"Without prejudice" correspondence is not admissible (save in exceptional circumstances) in subsequent proceedings between the same parties.

This was confirmed by the House of Lords in Ofulue & another v Bossert which is a case that reported on in our February 2008 banking update. The claimants were the registered freehold owners of a property. The defendant occupied the property in 1981. In 1989, the claimants commenced possession proceedings. The defence, served in 1990, admitted the claimants' title but denied their right to possession. The defendant also offered to buy the property in a without prejudice letter in 1992. The letter amounted to an implied acknowledgement of the claimants' title. The proceedings were struck out in 2002 but fresh possession proceedings were commenced in 2003 which were defended on the basis of adverse possession pursuant to s15 Limitation Act 1980 (the LA).

The claimants argued that the running of time for adverse possession had been interrupted by the defendant's acknowledgment of the claimants' title in the defence in the earlier proceedings and in the without prejudice letter. Therefore, a fresh accrual of action pursuant to s29 LA had arisen at the time of the defence and then again when the without prejudice letter was written. As a result, the requisite 12 year period had not expired at the time of the issue of the 2003 possession proceedings.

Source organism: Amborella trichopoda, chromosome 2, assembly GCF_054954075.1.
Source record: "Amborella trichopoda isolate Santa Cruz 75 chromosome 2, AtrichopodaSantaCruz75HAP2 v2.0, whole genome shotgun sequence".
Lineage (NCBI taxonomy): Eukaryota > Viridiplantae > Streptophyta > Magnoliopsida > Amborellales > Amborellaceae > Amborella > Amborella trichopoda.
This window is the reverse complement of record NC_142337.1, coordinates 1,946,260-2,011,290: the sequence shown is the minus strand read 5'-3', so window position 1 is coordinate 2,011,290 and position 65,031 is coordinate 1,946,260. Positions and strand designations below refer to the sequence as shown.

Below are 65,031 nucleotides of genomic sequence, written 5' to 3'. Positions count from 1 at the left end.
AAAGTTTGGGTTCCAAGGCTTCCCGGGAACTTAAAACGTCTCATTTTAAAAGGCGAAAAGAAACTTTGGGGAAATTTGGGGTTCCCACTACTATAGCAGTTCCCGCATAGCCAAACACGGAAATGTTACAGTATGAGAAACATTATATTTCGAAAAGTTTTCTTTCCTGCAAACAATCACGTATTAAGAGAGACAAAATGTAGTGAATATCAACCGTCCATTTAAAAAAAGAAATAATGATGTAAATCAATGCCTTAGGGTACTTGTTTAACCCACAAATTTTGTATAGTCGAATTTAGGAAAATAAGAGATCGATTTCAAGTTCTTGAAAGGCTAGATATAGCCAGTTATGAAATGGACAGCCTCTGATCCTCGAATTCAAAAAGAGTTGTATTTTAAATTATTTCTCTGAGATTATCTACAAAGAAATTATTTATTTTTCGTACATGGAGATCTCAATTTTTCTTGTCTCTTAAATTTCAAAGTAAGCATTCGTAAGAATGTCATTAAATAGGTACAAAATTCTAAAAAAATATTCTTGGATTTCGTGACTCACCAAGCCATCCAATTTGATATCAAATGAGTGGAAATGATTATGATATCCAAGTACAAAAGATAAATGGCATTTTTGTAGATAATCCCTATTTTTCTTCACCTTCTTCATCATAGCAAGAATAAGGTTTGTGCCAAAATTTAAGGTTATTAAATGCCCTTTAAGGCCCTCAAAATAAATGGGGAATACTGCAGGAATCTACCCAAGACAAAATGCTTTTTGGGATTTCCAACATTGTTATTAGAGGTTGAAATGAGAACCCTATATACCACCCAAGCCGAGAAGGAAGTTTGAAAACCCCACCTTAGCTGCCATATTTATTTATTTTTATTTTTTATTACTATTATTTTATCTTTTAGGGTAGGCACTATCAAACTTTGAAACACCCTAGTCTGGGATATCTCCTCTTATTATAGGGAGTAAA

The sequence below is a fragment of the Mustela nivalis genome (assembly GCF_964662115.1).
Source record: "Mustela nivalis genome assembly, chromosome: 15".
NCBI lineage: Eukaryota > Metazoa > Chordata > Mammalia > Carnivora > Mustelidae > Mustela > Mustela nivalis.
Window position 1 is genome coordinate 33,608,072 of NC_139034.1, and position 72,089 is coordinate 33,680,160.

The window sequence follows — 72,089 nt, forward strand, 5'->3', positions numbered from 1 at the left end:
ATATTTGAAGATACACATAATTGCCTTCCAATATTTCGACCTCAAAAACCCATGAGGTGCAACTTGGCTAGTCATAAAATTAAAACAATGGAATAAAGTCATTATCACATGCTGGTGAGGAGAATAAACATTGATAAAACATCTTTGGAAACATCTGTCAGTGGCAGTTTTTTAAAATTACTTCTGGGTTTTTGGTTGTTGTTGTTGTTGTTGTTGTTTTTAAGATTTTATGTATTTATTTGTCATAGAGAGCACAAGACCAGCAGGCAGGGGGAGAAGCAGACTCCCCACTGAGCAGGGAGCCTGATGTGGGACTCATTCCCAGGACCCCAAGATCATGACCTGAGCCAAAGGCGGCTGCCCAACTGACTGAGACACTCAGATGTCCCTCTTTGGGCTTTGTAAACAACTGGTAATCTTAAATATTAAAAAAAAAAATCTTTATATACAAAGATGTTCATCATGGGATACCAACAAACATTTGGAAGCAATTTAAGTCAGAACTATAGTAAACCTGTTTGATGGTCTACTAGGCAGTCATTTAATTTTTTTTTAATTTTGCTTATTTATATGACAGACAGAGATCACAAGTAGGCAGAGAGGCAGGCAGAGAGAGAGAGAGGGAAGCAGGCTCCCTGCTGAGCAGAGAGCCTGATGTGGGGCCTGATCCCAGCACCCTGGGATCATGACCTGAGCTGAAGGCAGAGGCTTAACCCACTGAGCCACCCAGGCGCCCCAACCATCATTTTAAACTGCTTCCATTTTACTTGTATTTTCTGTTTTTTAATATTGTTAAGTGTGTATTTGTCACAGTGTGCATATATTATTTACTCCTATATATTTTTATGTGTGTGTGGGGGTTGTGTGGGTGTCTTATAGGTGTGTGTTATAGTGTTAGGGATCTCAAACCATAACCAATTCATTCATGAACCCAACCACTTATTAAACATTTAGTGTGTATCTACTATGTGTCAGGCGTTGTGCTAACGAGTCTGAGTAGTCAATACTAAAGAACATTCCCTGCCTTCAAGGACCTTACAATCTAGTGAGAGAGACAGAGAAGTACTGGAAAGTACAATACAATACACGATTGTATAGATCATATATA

The House of Lords held that a statement in a pleading could amount to an acknowledgement for the purposes of s29 LA and the defendant's admission of the claimants' title in the earlier defence did amount to such an acknowledgment as at the date the defence was served. However, that was more than 12 years before the current proceedings had been issued. The acknowledgment was not a continuing acknowledgment and it could only be treated as renewed if, for example, it was contained in a fresh signed document or the original document was re-served. Merely taking a step in an action would not suffice. It could not therefore be relied on as 12 years had expired before the 2003 claim was issued.

Further, the general rule was that, save in exceptional circumstances, statements made between parties to litigation with a view to settling claims were inadmissible. This rule applied equally to negotiations between the parties in earlier proceedings save potentially where they were wholly unconnected with the issues in the proceedings. The without prejudice letter could not be relied on as evidence of acknowledgment of title for the purposes of s29LA.

As a result of the above, the defendant acquired title to the property by adverse possession.

Things to consider

Time limits should always be borne in mind and possession claims carefully diarised accordingly to ensure that steps are taken before an adverse possession defence can be run. As to without prejudice communications, so long as they are truly aimed at attempts to negotiate settlements of claims, the courts will uphold the sanctity of the privilege save in exceptional circumstances.